Why didn’t she find a man? I mean why did she choose to struggle on her own? Struggle she did.
Here I am writing this, feeling guilty because I don’t think I want the husband or white picket fence anymore. I feel overwhelmed and scared. I feel antsy. I know my mother only wants what’s best for me, as all mothers want for their kids.
But how could she teach me all those lessons about independence and being in control, taking care of myself, and not giving in to a man’s demands and yet make me feel that if I walk away, I won’t be enough.
And now I feel this restlessness, this agitation tugging at my insides, this rebellion. I hate the fact that I don’t feel satisfied with what my mother said would be enough. Or that I have what so many other women wish for. I mean what more can I ASK FOR? I scream this out loud forgetting I am in this motel room.
I don’t know how I ended up in this dingy, seedy motel room, but I know that for now I need to go home, and be a wife, a mother, a caretaker.
I don’t know how long these feelings will last or if I will just give into this oppressive heaviness in my heart. But I do need to go home. And tomorrow…well…who knows what will happen tomorrow. Like God tells Liz Gilbert in Eat, Pray, Love, “Go to sleep, Liz. Go to sleep.”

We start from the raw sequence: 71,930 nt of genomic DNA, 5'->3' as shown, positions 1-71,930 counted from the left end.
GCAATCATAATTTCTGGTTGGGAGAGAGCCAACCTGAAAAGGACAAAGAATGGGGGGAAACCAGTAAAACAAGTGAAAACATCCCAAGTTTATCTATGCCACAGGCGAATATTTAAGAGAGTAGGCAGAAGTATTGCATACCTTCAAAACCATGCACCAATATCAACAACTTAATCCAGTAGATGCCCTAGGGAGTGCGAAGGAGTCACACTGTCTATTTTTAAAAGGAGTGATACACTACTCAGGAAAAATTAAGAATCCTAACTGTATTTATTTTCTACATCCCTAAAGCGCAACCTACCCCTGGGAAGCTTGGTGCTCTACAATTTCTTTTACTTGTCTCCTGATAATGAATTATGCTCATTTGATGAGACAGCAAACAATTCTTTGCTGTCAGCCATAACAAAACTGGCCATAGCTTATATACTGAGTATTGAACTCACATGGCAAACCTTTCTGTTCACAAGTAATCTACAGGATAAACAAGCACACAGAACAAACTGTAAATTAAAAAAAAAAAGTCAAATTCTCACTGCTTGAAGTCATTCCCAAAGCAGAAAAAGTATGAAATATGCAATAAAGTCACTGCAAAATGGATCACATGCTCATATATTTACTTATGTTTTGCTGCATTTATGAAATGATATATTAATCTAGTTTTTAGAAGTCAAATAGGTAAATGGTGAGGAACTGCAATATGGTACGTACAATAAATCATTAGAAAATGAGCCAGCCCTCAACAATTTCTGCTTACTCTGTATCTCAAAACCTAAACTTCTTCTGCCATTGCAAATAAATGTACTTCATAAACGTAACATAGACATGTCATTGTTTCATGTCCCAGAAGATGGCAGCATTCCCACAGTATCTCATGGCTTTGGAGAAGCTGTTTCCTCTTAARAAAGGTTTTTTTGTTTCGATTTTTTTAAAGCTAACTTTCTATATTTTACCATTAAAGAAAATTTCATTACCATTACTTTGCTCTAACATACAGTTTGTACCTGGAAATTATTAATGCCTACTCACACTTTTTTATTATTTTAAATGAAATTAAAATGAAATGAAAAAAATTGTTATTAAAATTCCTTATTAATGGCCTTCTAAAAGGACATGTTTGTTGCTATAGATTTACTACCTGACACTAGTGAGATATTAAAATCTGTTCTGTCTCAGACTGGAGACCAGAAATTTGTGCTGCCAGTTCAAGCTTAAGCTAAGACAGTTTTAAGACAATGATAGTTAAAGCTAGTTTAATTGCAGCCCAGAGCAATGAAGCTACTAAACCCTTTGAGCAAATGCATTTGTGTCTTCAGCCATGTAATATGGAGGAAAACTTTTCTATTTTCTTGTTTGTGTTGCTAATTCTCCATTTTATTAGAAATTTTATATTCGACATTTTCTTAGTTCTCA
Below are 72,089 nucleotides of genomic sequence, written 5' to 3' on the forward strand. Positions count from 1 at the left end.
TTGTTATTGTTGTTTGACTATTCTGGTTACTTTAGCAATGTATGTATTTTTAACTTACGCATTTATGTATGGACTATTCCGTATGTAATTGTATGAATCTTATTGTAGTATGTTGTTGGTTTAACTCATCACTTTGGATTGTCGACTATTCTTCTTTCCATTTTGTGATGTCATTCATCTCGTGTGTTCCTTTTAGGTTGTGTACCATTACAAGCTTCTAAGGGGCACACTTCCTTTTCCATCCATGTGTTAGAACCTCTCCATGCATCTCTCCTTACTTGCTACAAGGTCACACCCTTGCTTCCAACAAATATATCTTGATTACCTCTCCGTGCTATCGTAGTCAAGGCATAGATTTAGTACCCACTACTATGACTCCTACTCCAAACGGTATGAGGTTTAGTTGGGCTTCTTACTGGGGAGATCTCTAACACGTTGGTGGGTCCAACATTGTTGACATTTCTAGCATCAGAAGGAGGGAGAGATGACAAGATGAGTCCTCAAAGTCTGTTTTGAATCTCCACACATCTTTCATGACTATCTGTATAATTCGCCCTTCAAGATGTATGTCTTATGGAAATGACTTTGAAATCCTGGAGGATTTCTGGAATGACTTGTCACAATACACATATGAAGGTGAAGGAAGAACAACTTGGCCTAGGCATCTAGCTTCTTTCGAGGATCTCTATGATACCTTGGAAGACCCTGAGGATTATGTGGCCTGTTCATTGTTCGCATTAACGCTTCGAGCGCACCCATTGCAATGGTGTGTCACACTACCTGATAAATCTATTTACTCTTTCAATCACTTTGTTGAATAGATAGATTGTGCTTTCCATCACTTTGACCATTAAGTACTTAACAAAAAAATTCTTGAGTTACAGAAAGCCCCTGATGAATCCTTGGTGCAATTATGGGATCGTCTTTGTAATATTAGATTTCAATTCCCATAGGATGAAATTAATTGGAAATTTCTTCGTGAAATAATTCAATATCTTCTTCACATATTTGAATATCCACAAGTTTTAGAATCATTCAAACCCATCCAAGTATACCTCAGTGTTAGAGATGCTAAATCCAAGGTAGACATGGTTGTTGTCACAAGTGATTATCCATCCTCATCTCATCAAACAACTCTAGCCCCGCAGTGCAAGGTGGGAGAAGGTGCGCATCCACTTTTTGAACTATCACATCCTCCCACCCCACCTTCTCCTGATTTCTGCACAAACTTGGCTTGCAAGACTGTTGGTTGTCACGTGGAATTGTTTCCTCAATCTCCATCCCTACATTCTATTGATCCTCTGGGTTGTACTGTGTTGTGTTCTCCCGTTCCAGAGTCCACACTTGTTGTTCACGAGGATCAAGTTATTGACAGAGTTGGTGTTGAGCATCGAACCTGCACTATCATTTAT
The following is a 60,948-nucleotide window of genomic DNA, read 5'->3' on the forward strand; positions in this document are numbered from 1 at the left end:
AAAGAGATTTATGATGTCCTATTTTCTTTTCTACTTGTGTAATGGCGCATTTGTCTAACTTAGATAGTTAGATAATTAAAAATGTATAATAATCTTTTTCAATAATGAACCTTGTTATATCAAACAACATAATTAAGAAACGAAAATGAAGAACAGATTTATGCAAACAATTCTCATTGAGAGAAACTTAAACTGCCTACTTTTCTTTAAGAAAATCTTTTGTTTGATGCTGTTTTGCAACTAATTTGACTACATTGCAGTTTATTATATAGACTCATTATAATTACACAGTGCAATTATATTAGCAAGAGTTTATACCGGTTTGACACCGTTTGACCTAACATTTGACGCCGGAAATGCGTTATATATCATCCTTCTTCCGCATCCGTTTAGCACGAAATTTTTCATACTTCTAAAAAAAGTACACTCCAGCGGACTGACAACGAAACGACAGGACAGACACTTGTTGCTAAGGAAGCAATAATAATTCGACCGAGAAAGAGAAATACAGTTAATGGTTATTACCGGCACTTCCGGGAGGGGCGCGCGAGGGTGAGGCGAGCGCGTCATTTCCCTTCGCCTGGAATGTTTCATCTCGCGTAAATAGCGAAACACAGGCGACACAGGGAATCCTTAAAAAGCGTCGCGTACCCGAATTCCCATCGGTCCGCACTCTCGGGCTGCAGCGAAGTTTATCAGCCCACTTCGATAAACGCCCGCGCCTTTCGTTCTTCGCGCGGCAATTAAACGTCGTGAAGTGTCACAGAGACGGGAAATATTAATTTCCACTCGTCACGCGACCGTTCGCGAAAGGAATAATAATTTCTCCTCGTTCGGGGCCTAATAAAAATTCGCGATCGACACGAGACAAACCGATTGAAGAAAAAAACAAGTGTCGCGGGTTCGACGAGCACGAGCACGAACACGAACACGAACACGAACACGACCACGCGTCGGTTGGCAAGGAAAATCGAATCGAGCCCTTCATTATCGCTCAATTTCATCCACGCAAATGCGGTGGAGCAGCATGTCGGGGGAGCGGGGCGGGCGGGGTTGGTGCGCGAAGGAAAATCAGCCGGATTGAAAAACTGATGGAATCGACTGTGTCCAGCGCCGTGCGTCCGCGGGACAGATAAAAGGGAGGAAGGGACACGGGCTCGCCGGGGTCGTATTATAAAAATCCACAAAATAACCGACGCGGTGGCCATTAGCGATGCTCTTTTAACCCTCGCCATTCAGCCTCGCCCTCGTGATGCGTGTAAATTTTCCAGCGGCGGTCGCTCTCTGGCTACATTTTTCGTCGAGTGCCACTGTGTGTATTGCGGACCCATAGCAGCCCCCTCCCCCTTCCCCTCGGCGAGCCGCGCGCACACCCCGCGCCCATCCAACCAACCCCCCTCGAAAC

After reading this, I started to reflect on how back when I wrote this piece, I never thought, those feelings would pass. I never thought life would get better. I never thought I would feel better. I remember feelings of complete and utter helplessness.
I eventually did get divorced even though he was a great guy. We co parented our girls, who are adults themselves now with lives of their own. I went to therapy. Still go to therapy, because at times I feel that overwhelming sense of sadness, for other reasons in my life. I was in a couple other relationships after that, built a great circle of friends, worked in a career for years.
What I learned after reading this is that all things pass. Time is the one sure thing that is guaranteed to keep going. And though way back then sitting in that dingy motel room, I couldn’t see past that moment, fifteen years later here I am. Lots of questions answered, some still linger, but I am still here. Wiser and older.
For all those of you everywhere who get “stuck”, depressed, sad, overwhelmed, remember with the right support, this too shall pass.
Stay safe and healthy.
I am a 50-year old Latina divorcee who has been on a spiritual journey for, yikes, a really long time. Though I am not where I want to be, each day I do get closer to who I am meant to me.
I co-raised two young ladies and am a grandmother of two spunky, smart and funny kids – Max and Esme.
Education has been my niche for the last 20 years and I don’t know why. I wish someone had given me a career survey in high school or college to realize that #1- I am NOT a morning person and #2- I don’t really like kids, not even my own. So, I am searching for my passion. Not sure what that is yet. But there are a few things I am exploring, writing being one of them (that’s why I am here).
I have issues with commitment, not so much relationships but committing to my goals, putting in the work and seeing things through. But I did commit to making my 50’s the best decade ever. So far so good. I love yoga, traveling and writing; but mostly wine. Yes! I love wine.